Monster Smash kicks off the action once again, with frantic strings and tense brass setting a particularly high-stakes pace throughout the ninety second cue together with several short bursts of Spider-Man’s theme. Giacchino then has another thematic treat in store with Arc Reactor, as Danny Elfman’s typically ominous Green Goblin theme from the 2002 Spider-Man movie makes a welcome villainous appearance. The excitement generated here then reaches fever pitch as Doc Ock also returns at the two minute mark, followed swiftly by a loudly enthusiastic, fist-pumping rendition of the new Hope theme on building brass. This perhaps signals the arrival of some long overdue help for the titular web-slinger, which is then confirmed in subsequent cue Shield Of Pain as the jaw-dropping musical moment that, let’s be honest, we’ve spent the entire album waiting for… finally happens.
Tense strings open the piece accompanied by a brief rendition of Doctor Strange’s theme, but this all settles down rather quickly and a profound sense of mystery then settles over the orchestra. Slow, gentle strings and hopeful vocals start to play, and then suddenly, brilliantly – none other than James Horner’s The Amazing Spider-Man theme steps onto the stage. I’ll be honest, I nearly cried. That theme is my absolute favourite Spider-Man theme, and I love James Horner’s score for that film so much it’s not even funny, so to hear Giacchino reprise that motif of all things here.. I was damned nearly speechless. Said speechlessness though was then amplified tenfold in the next few seconds, as Danny Elfman’s Spider-Man theme joins the fray as well. The two legendary motifs intertwine briefly but brilliantly here, and I can’t tell you just how mind-blowing it is to hear them both again. They sadly don’t stick around for long (playing gently on strings for about thirty seconds or so before the action from earlier then resumes) but it’s such a spellbinding moment that I simply couldn’t focus on anything else. Ladies and gentlemen; they did it.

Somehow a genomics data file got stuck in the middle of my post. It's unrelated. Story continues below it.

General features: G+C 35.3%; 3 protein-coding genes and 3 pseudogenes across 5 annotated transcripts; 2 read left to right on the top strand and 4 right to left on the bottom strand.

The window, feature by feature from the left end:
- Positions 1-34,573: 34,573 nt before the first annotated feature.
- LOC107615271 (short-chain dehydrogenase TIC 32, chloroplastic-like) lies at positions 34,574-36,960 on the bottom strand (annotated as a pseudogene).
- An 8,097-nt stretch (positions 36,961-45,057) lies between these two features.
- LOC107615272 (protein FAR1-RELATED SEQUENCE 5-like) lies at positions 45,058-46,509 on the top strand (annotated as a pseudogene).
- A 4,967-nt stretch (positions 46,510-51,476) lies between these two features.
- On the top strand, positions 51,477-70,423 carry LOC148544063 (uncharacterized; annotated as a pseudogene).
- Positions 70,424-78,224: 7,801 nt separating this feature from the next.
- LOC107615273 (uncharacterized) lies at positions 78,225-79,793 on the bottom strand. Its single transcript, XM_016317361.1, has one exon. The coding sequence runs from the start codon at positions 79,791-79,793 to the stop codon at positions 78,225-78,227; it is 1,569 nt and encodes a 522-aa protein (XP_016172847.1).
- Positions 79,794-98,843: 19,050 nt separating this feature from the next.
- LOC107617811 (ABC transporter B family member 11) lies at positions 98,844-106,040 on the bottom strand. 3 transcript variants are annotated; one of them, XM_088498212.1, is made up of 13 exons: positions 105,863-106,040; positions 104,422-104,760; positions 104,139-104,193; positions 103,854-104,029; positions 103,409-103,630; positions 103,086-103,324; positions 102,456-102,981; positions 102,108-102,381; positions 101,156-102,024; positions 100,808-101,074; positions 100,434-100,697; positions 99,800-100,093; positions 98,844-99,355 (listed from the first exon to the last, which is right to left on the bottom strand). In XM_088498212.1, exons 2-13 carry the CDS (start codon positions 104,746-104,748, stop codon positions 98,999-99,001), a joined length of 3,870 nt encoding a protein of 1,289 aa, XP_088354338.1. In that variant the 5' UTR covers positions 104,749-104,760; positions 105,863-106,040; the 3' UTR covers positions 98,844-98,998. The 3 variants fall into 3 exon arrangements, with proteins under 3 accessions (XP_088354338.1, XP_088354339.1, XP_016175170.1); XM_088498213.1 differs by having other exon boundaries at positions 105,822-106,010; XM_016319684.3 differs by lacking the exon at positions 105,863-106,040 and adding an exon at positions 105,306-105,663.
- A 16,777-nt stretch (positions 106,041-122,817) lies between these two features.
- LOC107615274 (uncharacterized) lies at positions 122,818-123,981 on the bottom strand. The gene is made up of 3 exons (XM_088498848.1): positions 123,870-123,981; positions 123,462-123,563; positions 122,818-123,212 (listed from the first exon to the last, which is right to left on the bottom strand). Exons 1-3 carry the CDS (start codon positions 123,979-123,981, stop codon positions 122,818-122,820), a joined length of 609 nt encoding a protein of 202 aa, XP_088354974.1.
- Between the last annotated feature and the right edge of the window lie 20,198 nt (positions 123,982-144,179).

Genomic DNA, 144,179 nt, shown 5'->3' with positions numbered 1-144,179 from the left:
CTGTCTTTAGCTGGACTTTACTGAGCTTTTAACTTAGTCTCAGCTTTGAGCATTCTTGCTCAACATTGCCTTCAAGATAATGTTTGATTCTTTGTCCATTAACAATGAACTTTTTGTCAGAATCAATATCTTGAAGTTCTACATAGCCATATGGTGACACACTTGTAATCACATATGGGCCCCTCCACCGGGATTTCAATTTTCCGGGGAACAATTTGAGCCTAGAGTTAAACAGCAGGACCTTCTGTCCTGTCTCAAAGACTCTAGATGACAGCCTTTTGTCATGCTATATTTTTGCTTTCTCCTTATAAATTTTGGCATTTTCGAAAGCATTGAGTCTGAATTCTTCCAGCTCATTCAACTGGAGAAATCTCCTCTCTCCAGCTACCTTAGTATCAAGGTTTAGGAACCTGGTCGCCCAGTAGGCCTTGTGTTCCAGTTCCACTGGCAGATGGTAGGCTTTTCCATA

The Hope motif briefly reprises on heroic brass towards the end of Shield Of Pain, before a rather frantic Doctor Strange theme crashes through and the cue ends on a burst of loudly villainous brass. Malevolent vocals then start to build at the start of Goblin His Inner Demons, with the new Multiversal motif slowly rising in both volume and intensity as the orchestra builds to crescendo. The new Hope theme then plays gently on strings as the track closes out, with a few pensive notes from Giacchino’s Spider-Man also sounding through. This then culminates in Forget Me Knots, where a gently mournful piano plays the titular character’s theme once again to open the piece. Slow, sorrowful strings and morose brass then mark a short appearance from Doctor Strange followed by a slightly more hopeful Spider-Man theme before all hope is then sadly lost as the Loss motif starts to reprise. It plays first on slow, gentle piano before starting to build as the cue continues (with the orchestra rising behind it), then reaching an incredibly powerful crescendo at the four minute mark on loud, dramatic brass and climactic vocals.